Panel discusses work and family life
By Ashley Edmonds
Family dinner or dissertation? Late nights in the nursery or overnights in the research lab? These are only some of the quandaries facing today’s up-and-coming faculty members as they strive to balance desires for both family and tenure.
A diverse slate of speakers presented their viewpoints on the issue in a panel discussion, “Balancing Personal and Professional Roles,” in the Harrison Institute / Small Special Collections Library on Feb. 23. Co-sponsored by the Women’s Center, Women’s Leadership Council and the Office of the Vice Provost for Faculty Advancement, the panel comprised economist Amalia Miller, politics professor Steven Rhoads and English professor Susan Fraiman, all from U.Va., and Jessica DeGroot, founder of the nationally known ThirdPath Institute. U.Va. anthropology professor Pensri Ho moderated the panel.
Each speaker presented his or her views on the delicate balancing act based on either their research or real-life experience.
In her second year on the U.Va. economics faculty, Miller discussed her research on the timing of motherhood and its economic impact on a woman’s professional life.
“One of the major conflicts is between early motherhood and career achievement,” Miller said. Her work investigates whether the timing of motherhood affects later career outcome and earnings.
Through her research, Miller found that women who become mothers later in life earn more than women who become mothers earlier in life. “Motherhood delay causes benefits — a one-year delay in becoming a mother results in a 10 percent increase in lifetime career earnings,” said Miller. She also pointed out that the benefits of the delay were concentrated entirely in one subgroup of women — college graduates in “careers” versus “jobs.”
“Men and women both experience these realities,” said Miller. “But the trade-offs for the mother are greater.”
Rhoads, whose work focuses on sex differences and their implications for contemporary cultural, gender and policy issues, said his most recent study also found differences for women and men with new children.
“We found egalitarian attitudes with dramatically unequal childcare results,” said Rhoads, who looked at associate professors on the tenure track with children under the age of two.
Despite receiving a general response that men and women should share child-care responsibilities, Rhoads found that women and men both reported that the women perform a larger share of the work.
Additionally, he found that women simply like many aspects of child-care more than men. “Academic women enjoy babies and also love their jobs, but they are dramatically more likely to admit thinking of leaving the tenure track than men,” he said.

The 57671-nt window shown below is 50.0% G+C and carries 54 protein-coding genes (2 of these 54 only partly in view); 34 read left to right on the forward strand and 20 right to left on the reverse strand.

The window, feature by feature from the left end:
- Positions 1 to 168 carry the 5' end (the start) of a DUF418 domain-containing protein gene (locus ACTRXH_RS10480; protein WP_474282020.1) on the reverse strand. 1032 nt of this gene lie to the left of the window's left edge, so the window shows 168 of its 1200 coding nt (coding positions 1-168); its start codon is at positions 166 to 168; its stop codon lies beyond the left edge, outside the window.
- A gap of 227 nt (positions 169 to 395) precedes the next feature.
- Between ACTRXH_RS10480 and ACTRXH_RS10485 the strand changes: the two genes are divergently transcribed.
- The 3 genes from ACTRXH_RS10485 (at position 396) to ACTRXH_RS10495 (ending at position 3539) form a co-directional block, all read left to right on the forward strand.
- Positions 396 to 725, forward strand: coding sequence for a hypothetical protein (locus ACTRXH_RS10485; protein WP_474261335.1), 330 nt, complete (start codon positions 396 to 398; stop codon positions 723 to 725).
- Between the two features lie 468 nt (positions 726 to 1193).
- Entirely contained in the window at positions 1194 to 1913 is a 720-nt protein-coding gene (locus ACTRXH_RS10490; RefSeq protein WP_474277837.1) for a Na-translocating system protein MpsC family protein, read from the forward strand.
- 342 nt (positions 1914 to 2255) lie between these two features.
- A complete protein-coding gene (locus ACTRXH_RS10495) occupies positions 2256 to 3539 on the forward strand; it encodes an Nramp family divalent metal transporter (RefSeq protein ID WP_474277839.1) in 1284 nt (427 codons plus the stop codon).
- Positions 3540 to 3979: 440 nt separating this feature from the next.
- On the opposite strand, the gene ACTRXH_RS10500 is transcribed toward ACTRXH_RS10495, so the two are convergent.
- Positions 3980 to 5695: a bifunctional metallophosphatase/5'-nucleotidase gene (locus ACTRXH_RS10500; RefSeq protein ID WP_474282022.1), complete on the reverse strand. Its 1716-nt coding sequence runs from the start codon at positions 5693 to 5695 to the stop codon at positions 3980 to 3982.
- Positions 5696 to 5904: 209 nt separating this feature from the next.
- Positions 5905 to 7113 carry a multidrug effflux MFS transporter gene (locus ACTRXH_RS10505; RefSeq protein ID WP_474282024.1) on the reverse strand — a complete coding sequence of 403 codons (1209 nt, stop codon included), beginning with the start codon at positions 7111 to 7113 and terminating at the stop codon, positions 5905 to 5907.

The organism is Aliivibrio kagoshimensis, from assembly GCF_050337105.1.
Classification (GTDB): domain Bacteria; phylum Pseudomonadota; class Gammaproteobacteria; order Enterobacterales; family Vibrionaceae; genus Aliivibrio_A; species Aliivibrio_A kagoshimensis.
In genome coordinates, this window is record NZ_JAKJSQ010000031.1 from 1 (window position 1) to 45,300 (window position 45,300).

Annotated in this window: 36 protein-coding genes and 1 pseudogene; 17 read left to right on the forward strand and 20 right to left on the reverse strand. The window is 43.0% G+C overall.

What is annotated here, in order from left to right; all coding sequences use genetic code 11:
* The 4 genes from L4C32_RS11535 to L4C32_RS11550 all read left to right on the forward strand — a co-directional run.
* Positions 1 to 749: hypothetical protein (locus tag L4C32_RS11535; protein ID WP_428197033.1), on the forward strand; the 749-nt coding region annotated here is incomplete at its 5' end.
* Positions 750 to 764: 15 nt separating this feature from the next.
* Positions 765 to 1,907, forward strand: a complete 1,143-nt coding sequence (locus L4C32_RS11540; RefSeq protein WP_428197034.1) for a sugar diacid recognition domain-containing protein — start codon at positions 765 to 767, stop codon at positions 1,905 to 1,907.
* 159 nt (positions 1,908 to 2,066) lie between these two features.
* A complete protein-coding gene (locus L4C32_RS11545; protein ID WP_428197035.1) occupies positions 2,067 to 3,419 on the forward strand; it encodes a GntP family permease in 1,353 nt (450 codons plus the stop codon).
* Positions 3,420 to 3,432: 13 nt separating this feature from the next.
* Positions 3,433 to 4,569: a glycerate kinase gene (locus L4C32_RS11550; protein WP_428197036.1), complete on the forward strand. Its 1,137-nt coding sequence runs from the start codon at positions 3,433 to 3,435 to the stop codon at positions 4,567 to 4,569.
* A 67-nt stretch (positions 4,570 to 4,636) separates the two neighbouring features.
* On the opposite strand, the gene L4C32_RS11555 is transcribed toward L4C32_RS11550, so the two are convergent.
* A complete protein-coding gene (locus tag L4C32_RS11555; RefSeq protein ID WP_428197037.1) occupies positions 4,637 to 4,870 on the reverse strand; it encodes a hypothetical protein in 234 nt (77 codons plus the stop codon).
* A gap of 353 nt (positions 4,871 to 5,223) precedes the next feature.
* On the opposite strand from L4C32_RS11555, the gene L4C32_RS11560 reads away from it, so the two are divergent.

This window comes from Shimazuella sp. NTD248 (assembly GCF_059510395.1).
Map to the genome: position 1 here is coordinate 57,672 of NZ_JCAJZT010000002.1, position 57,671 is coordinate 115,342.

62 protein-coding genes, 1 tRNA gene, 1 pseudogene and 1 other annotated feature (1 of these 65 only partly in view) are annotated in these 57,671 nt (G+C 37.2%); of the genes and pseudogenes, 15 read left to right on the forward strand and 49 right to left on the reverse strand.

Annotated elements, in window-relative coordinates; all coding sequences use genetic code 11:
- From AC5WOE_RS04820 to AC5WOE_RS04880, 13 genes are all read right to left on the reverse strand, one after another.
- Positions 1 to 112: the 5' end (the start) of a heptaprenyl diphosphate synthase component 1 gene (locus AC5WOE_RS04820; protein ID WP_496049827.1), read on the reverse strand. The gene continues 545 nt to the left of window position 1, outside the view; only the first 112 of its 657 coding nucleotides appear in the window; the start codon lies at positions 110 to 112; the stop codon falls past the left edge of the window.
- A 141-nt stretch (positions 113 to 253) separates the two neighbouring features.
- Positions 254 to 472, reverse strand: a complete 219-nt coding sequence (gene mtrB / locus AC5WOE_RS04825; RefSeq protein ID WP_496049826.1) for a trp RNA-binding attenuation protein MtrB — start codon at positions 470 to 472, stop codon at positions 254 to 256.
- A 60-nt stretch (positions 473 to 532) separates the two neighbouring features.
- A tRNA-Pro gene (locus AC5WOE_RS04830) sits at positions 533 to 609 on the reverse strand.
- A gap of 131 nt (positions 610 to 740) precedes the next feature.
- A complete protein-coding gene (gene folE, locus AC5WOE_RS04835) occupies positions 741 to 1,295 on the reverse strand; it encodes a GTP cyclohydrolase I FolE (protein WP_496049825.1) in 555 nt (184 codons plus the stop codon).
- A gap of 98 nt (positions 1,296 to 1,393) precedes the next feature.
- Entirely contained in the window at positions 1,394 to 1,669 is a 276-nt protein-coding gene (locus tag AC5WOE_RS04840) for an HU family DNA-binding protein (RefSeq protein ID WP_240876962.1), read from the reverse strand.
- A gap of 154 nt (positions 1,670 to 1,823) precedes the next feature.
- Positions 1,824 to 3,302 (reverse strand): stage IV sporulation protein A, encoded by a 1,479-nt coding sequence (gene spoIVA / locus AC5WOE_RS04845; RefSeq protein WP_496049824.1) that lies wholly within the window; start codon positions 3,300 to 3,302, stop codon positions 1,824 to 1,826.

Paid post-birth leave is supposed to even out this disparity, but Rhoads has found this not to be the case. “Women take leave and take care of the baby. Men take leave and finish articles,” he said.
Based on this, Rhoads suggested that paid leave should only apply to women, entitling mothers to single-semester leave after giving birth. Going further, he recommended that part-time tenure opportunities be available to faculty so that women can think about tenure without worrying about reconciling their career aspirations with a desire for family.
Speaking from personal experience, Fraiman discussed her decision to delay pregnancy for a career in academia. “Being a ‘one-thing-at-a-time’ kind of person, I was glad that I waited until I had completed my work for tenure before having a baby,” she said. “By the same token, finally being pregnant made the months of uncertainty about tenure more bearable, knowing that at least I had not entirely put my personal life on hold.”
Fraiman and her now ex-husband, both tenured professors at U.Va., share a strong commitment to co-parenting, with her ex-husband moving in next door to her after the divorce. “My biggest work-life challenge now is reconciling scholarship with my son’s earnestly rehearsing rock band,” she said.
DeGroot, who founded her organization to provide families with practical solutions to work-family concerns, shared ways to reconcile these seemingly contradictory desires for work and family.
She discussed how to “redesign a job” to accommodate a family
life. Four areas of a job can be redesigned: schedules, need for physical presence, quantity and pace of workflow, and substitution.
A manager in a firm may have more flexibility when it comes to his or her schedule and need for being physically present in the office, DeGroot explained, but little flexibility when it comes to someone substituting for him or her. On the other hand, a receptionist may not have the same schedule or physical presence flexibility, but the job can be done by a substitute.
DeGroot said adjustments need to be made at all levels – the organizational level, the team level and the individual level. At each of these levels there are positive and negative forces to contend with. At the personal level, she said, an individual may have strong support at home, but not be willing to take the necessary risks to make changes.
“We are all connected in a big system, a big web,” she said.
Lively discussion from the audience, with more than 50 attendees, followed the panelists’ presentations, with topics such as cultural ideas of motherhood and the “nature versus nurture” question being debated.
DeGroot summed up the need to develop strategies and programs to aid ambitious faculty in juggling both diapers and research. “How do you create balance when the push is to always be able to work?”